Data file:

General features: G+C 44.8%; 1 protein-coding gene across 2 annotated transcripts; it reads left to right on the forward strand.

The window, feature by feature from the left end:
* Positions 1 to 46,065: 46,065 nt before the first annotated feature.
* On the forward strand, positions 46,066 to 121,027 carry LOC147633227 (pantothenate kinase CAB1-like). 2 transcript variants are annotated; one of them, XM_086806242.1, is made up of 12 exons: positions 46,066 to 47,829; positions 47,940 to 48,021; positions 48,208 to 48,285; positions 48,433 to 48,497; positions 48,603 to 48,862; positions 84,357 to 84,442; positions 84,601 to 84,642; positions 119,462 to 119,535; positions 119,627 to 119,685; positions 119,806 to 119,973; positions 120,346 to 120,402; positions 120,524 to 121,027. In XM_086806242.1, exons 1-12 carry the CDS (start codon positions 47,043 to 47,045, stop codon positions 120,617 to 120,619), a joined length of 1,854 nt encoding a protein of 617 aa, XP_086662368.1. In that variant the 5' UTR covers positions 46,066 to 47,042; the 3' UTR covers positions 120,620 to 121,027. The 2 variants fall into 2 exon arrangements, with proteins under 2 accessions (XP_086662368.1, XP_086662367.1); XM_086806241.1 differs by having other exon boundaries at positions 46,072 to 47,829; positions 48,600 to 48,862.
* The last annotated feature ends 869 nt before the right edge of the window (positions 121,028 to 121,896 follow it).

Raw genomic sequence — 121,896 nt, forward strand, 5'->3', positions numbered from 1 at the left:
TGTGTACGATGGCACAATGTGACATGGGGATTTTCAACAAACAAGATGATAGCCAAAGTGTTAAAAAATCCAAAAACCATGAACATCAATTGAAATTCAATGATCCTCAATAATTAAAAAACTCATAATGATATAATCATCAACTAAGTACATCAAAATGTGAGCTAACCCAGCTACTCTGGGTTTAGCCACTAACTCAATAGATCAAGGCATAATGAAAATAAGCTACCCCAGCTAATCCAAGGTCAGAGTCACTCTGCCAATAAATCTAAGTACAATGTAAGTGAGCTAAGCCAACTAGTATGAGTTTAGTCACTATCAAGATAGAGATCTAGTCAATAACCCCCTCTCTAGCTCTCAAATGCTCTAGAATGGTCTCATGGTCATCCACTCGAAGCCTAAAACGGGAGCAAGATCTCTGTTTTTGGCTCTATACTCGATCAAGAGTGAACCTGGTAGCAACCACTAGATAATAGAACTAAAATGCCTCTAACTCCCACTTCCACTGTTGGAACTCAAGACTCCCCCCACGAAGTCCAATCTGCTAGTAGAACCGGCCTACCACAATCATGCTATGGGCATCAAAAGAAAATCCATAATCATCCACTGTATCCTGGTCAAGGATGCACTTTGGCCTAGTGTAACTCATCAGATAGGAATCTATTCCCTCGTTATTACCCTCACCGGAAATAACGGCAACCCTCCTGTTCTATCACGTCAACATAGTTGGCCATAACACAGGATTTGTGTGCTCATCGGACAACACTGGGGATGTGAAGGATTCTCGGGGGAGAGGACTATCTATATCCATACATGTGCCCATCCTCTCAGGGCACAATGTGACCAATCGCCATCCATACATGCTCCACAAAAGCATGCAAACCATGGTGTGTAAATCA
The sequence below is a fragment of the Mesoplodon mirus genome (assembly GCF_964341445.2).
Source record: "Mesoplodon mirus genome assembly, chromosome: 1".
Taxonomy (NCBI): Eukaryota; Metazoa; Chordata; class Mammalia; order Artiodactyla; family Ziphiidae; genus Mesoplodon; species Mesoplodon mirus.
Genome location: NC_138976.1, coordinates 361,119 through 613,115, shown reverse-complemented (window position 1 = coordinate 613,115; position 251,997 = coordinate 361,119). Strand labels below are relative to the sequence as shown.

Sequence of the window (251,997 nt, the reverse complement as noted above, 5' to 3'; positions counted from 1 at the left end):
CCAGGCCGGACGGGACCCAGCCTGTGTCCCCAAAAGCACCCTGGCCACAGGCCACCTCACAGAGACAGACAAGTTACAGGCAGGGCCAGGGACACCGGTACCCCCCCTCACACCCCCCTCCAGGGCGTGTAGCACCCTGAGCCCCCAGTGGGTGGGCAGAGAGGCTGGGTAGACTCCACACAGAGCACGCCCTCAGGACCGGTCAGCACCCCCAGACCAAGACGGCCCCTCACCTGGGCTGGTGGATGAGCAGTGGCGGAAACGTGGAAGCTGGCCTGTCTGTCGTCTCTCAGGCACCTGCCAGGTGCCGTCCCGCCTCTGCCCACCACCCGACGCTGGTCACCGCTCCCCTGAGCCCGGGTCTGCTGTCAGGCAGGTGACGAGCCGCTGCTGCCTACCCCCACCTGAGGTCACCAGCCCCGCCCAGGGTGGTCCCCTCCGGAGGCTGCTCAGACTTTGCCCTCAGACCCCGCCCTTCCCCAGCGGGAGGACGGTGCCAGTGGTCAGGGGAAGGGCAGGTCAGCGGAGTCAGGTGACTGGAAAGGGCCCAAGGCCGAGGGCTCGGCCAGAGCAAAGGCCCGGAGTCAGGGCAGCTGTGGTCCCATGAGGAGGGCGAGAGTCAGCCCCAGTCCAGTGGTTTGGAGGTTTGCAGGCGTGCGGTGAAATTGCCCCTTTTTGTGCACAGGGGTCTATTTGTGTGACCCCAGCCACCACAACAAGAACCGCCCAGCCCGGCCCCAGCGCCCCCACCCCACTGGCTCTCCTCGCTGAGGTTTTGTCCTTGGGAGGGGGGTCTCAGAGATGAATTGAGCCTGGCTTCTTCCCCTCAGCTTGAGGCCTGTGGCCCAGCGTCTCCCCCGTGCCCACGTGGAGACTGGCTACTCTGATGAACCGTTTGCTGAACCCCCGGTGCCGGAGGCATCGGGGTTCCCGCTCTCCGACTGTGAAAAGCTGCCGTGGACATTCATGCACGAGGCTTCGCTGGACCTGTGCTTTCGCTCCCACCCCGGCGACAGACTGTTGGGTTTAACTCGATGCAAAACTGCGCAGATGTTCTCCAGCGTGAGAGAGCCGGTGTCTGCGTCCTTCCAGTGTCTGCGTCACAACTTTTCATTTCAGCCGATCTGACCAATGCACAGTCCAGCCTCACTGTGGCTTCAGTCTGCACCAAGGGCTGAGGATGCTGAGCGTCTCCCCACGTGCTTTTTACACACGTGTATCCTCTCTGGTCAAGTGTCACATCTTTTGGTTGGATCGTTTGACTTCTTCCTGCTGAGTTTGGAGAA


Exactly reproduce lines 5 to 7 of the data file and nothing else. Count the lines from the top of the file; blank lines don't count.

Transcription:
* The last annotated feature ends 869 nt before the right edge of the window (positions 121,028 to 121,896 follow it).

Raw genomic sequence — 121,896 nt, forward strand, 5'->3', positions numbered from 1 at the left:
TGTGTACGATGGCACAATGTGACATGGGGATTTTCAACAAACAAGATGATAGCCAAAGTGTTAAAAAATCCAAAAACCATGAACATCAATTGAAATTCAATGATCCTCAATAATTAAAAAACTCATAATGATATAATCATCAACTAAGTACATCAAAATGTGAGCTAACCCAGCTACTCTGGGTTTAGCCACTAACTCAATAGATCAAGGCATAATGAAAATAAGCTACCCCAGCTAATCCAAGGTCAGAGTCACTCTGCCAATAAATCTAAGTACAATGTAAGTGAGCTAAGCCAACTAGTATGAGTTTAGTCACTATCAAGATAGAGATCTAGTCAATAACCCCCTCTCTAGCTCTCAAATGCTCTAGAATGGTCTCATGGTCATCCACTCGAAGCCTAAAACGGGAGCAAGATCTCTGTTTTTGGCTCTATACTCGATCAAGAGTGAACCTGGTAGCAACCACTAGATAATAGAACTAAAATGCCTCTAACTCCCACTTCCACTGTTGGAACTCAAGACTCCCCCCACGAAGTCCAATCTGCTAGTAGAACCGGCCTACCACAATCATGCTATGGGCATCAAAAGAAAATCCATAATCATCCACTGTATCCTGGTCAAGGATGCACTTTGGCCTAGTGTAACTCATCAGATAGGAATCTATTCCCTCGTTATTACCCTCACCGGAAATAACGGCAACCCTCCTGTTCTATCACGTCAACATAGTTGGCCATAACACAGGATTTGTGTGCTCATCGGACAACACTGGGGATGTGAAGGATTCTCGGGGGAGAGGACTATCTATATCCATACATGTGCCCATCCTCTCAGGGCACAATGTGACCAATCGCCATCCATACATGCTCCACAAAAGCATGCAAACCATGGTGTGTAAATCA